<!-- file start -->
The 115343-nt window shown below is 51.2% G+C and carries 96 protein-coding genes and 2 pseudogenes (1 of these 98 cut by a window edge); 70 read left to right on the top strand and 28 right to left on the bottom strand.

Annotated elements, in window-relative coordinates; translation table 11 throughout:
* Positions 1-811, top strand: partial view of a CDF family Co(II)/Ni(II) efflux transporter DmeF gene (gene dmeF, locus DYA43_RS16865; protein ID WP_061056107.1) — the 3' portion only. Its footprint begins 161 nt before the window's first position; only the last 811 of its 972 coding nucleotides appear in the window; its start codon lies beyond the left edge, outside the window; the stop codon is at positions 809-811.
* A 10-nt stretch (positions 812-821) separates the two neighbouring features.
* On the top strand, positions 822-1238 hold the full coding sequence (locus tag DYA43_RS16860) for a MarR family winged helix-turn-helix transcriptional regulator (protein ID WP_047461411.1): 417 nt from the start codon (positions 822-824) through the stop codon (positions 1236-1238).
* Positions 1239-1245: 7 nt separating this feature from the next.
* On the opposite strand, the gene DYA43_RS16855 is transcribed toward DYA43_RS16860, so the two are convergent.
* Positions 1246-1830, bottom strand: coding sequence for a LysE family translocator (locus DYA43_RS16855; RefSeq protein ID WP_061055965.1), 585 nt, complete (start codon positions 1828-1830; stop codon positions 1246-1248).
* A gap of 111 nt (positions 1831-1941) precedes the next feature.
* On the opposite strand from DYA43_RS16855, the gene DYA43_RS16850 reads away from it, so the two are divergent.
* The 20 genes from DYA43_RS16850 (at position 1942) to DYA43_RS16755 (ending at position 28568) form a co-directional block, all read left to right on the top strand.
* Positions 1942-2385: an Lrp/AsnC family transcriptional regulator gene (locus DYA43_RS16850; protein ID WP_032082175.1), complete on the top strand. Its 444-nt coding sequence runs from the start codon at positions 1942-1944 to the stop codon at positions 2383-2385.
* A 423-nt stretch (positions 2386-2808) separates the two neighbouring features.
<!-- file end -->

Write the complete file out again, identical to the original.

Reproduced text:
The 115343-nt window shown below is 51.2% G+C and carries 96 protein-coding genes and 2 pseudogenes (1 of these 98 cut by a window edge); 70 read left to right on the top strand and 28 right to left on the bottom strand.

Annotated elements, in window-relative coordinates; translation table 11 throughout:
* Positions 1-811, top strand: partial view of a CDF family Co(II)/Ni(II) efflux transporter DmeF gene (gene dmeF, locus DYA43_RS16865; protein ID WP_061056107.1) — the 3' portion only. Its footprint begins 161 nt before the window's first position; only the last 811 of its 972 coding nucleotides appear in the window; its start codon lies beyond the left edge, outside the window; the stop codon is at positions 809-811.
* A 10-nt stretch (positions 812-821) separates the two neighbouring features.
* On the top strand, positions 822-1238 hold the full coding sequence (locus tag DYA43_RS16860) for a MarR family winged helix-turn-helix transcriptional regulator (protein ID WP_047461411.1): 417 nt from the start codon (positions 822-824) through the stop codon (positions 1236-1238).
* Positions 1239-1245: 7 nt separating this feature from the next.
* On the opposite strand, the gene DYA43_RS16855 is transcribed toward DYA43_RS16860, so the two are convergent.
* Positions 1246-1830, bottom strand: coding sequence for a LysE family translocator (locus DYA43_RS16855; RefSeq protein ID WP_061055965.1), 585 nt, complete (start codon positions 1828-1830; stop codon positions 1246-1248).
* A gap of 111 nt (positions 1831-1941) precedes the next feature.
* On the opposite strand from DYA43_RS16855, the gene DYA43_RS16850 reads away from it, so the two are divergent.
* The 20 genes from DYA43_RS16850 (at position 1942) to DYA43_RS16755 (ending at position 28568) form a co-directional block, all read left to right on the top strand.
* Positions 1942-2385: an Lrp/AsnC family transcriptional regulator gene (locus DYA43_RS16850; protein ID WP_032082175.1), complete on the top strand. Its 444-nt coding sequence runs from the start codon at positions 1942-1944 to the stop codon at positions 2383-2385.
* A 423-nt stretch (positions 2386-2808) separates the two neighbouring features.